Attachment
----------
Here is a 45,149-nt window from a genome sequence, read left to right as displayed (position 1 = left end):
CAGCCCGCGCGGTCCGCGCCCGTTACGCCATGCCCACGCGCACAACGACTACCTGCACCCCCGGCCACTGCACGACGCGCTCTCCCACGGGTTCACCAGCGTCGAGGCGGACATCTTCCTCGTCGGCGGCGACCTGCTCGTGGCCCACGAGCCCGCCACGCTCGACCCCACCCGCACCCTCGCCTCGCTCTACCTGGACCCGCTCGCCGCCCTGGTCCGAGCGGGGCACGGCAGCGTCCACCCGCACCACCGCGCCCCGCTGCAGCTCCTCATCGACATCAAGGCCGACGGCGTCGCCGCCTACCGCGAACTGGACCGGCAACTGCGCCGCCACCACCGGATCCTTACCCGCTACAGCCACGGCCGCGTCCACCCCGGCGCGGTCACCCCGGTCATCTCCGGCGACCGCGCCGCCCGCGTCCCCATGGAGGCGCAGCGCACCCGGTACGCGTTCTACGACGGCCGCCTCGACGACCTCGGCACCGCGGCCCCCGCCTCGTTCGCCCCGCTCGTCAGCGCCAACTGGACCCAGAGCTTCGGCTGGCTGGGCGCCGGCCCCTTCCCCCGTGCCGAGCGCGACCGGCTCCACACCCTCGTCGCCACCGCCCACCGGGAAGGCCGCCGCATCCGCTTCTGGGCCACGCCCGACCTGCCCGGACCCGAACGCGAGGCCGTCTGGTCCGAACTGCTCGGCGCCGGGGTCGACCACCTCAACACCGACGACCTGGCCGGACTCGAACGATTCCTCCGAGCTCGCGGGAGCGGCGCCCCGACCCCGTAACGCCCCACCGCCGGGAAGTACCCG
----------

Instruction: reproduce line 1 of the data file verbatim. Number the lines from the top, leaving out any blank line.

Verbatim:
Here is a 45,149-nt window from a genome sequence, read left to right as displayed (position 1 = left end):